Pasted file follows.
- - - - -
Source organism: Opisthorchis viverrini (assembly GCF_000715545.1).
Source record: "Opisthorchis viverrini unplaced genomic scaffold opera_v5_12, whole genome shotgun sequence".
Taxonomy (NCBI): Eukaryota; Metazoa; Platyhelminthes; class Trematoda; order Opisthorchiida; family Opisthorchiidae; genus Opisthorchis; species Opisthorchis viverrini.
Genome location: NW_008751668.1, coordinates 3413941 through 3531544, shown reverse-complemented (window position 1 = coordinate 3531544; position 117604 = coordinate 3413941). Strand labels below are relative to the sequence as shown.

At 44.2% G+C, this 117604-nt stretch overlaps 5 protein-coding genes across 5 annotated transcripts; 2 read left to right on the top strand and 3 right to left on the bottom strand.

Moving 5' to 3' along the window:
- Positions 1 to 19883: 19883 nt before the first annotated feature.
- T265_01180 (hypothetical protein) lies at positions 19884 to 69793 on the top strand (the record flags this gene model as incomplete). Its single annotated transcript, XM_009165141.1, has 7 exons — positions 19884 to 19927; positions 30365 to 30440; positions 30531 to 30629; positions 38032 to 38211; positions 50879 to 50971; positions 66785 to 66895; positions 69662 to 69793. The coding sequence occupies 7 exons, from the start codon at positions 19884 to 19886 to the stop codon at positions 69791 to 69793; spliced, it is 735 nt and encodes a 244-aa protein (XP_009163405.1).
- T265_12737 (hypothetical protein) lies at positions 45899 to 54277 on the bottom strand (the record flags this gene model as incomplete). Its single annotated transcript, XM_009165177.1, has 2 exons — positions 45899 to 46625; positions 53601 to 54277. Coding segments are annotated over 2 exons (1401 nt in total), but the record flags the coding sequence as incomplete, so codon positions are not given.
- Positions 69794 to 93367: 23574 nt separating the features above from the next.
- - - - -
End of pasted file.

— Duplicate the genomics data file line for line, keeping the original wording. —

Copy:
Source organism: Opisthorchis viverrini (assembly GCF_000715545.1).
Source record: "Opisthorchis viverrini unplaced genomic scaffold opera_v5_12, whole genome shotgun sequence".
Taxonomy (NCBI): Eukaryota; Metazoa; Platyhelminthes; class Trematoda; order Opisthorchiida; family Opisthorchiidae; genus Opisthorchis; species Opisthorchis viverrini.
Genome location: NW_008751668.1, coordinates 3413941 through 3531544, shown reverse-complemented (window position 1 = coordinate 3531544; position 117604 = coordinate 3413941). Strand labels below are relative to the sequence as shown.

At 44.2% G+C, this 117604-nt stretch overlaps 5 protein-coding genes across 5 annotated transcripts; 2 read left to right on the top strand and 3 right to left on the bottom strand.

Moving 5' to 3' along the window:
- Positions 1 to 19883: 19883 nt before the first annotated feature.
- T265_01180 (hypothetical protein) lies at positions 19884 to 69793 on the top strand (the record flags this gene model as incomplete). Its single annotated transcript, XM_009165141.1, has 7 exons — positions 19884 to 19927; positions 30365 to 30440; positions 30531 to 30629; positions 38032 to 38211; positions 50879 to 50971; positions 66785 to 66895; positions 69662 to 69793. The coding sequence occupies 7 exons, from the start codon at positions 19884 to 19886 to the stop codon at positions 69791 to 69793; spliced, it is 735 nt and encodes a 244-aa protein (XP_009163405.1).
- T265_12737 (hypothetical protein) lies at positions 45899 to 54277 on the bottom strand (the record flags this gene model as incomplete). Its single annotated transcript, XM_009165177.1, has 2 exons — positions 45899 to 46625; positions 53601 to 54277. Coding segments are annotated over 2 exons (1401 nt in total), but the record flags the coding sequence as incomplete, so codon positions are not given.
- Positions 69794 to 93367: 23574 nt separating the features above from the next.